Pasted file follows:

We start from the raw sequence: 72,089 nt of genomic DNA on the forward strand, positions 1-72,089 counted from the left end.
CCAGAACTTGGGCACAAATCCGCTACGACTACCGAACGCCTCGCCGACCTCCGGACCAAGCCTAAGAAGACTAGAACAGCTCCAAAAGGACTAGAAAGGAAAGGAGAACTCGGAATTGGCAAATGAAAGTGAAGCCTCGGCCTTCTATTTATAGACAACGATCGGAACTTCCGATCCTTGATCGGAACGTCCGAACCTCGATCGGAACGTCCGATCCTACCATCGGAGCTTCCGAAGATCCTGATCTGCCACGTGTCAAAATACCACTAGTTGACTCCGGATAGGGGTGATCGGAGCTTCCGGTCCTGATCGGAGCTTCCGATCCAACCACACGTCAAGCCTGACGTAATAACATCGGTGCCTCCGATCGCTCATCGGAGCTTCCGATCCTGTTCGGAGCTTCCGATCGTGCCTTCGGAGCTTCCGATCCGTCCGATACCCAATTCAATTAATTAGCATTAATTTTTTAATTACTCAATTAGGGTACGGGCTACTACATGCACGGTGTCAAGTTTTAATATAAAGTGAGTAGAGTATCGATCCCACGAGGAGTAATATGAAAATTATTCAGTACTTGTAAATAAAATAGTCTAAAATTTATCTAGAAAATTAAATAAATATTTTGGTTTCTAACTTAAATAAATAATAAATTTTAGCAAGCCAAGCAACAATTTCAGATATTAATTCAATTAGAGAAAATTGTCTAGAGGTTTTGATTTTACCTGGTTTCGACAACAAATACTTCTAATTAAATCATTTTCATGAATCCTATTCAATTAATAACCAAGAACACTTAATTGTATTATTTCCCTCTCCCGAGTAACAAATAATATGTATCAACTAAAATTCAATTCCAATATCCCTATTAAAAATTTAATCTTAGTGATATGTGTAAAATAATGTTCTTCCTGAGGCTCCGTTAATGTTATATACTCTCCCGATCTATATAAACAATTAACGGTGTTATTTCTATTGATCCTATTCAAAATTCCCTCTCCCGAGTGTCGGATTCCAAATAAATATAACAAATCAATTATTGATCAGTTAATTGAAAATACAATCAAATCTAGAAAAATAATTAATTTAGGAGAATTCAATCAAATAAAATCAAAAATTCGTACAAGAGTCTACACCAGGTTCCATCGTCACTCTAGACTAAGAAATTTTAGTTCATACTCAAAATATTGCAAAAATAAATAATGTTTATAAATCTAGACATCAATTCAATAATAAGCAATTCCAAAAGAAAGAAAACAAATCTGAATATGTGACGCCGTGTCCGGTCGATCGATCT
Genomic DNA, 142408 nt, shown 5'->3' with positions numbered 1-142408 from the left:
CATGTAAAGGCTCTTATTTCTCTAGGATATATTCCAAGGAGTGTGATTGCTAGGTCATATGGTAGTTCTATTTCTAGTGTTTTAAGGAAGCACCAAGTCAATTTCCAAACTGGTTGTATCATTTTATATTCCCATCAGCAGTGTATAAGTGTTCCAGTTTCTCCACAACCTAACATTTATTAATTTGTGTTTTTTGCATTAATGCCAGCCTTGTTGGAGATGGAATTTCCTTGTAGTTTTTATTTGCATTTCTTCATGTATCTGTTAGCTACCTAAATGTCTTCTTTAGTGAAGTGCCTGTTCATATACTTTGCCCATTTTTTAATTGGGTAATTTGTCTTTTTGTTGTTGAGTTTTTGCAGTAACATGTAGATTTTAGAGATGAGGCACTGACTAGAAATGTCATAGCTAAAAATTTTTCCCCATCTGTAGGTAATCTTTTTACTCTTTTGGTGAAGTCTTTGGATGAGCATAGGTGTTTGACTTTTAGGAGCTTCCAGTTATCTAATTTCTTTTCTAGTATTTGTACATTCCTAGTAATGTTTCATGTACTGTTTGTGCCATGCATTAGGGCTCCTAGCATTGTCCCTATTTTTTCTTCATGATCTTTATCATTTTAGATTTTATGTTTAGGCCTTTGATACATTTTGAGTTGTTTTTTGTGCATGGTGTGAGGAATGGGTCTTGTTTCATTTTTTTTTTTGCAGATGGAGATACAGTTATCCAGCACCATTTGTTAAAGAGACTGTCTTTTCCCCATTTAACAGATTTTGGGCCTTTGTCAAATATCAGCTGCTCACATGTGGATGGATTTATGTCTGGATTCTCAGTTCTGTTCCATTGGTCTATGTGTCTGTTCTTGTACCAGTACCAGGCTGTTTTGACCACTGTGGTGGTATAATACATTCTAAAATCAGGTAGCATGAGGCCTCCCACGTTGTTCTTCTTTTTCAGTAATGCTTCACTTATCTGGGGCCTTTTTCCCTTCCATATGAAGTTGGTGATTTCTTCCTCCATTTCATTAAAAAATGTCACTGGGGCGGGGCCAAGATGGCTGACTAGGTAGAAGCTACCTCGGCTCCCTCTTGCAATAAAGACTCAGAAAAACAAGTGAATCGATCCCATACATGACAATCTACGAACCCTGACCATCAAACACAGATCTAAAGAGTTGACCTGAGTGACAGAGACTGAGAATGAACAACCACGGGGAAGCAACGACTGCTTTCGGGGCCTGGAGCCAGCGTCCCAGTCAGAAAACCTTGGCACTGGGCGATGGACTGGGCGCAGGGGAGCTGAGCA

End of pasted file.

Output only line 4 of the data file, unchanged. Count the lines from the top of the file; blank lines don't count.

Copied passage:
CATGTAAAGGCTCTTATTTCTCTAGGATATATTCCAAGGAGTGTGATTGCTAGGTCATATGGTAGTTCTATTTCTAGTGTTTTAAGGAAGCACCAAGTCAATTTCCAAACTGGTTGTATCATTTTATATTCCCATCAGCAGTGTATAAGTGTTCCAGTTTCTCCACAACCTAACATTTATTAATTTGTGTTTTTTGCATTAATGCCAGCCTTGTTGGAGATGGAATTTCCTTGTAGTTTTTATTTGCATTTCTTCATGTATCTGTTAGCTACCTAAATGTCTTCTTTAGTGAAGTGCCTGTTCATATACTTTGCCCATTTTTTAATTGGGTAATTTGTCTTTTTGTTGTTGAGTTTTTGCAGTAACATGTAGATTTTAGAGATGAGGCACTGACTAGAAATGTCATAGCTAAAAATTTTTCCCCATCTGTAGGTAATCTTTTTACTCTTTTGGTGAAGTCTTTGGATGAGCATAGGTGTTTGACTTTTAGGAGCTTCCAGTTATCTAATTTCTTTTCTAGTATTTGTACATTCCTAGTAATGTTTCATGTACTGTTTGTGCCATGCATTAGGGCTCCTAGCATTGTCCCTATTTTTTCTTCATGATCTTTATCATTTTAGATTTTATGTTTAGGCCTTTGATACATTTTGAGTTGTTTTTTGTGCATGGTGTGAGGAATGGGTCTTGTTTCATTTTTTTTTTTGCAGATGGAGATACAGTTATCCAGCACCATTTGTTAAAGAGACTGTCTTTTCCCCATTTAACAGATTTTGGGCCTTTGTCAAATATCAGCTGCTCACATGTGGATGGATTTATGTCTGGATTCTCAGTTCTGTTCCATTGGTCTATGTGTCTGTTCTTGTACCAGTACCAGGCTGTTTTGACCACTGTGGTGGTATAATACATTCTAAAATCAGGTAGCATGAGGCCTCCCACGTTGTTCTTCTTTTTCAGTAATGCTTCACTTATCTGGGGCCTTTTTCCCTTCCATATGAAGTTGGTGATTTCTTCCTCCATTTCATTAAAAAATGTCACTGGGGCGGGGCCAAGATGGCTGACTAGGTAGAAGCTACCTCGGCTCCCTCTTGCAATAAAGACTCAGAAAAACAAGTGAATCGATCCCATACATGACAATCTACGAACCCTGACCATCAAACACAGATCTAAAGAGTTGACCTGAGTGACAGAGACTGAGAATGAACAACCACGGGGAAGCAACGACTGCTTTCGGGGCCTGGAGCCAGCGTCCCAGTCAGAAAACCTTGGCACTGGGCGATGGACTGGGCGCAGGGGAGCTGAGCA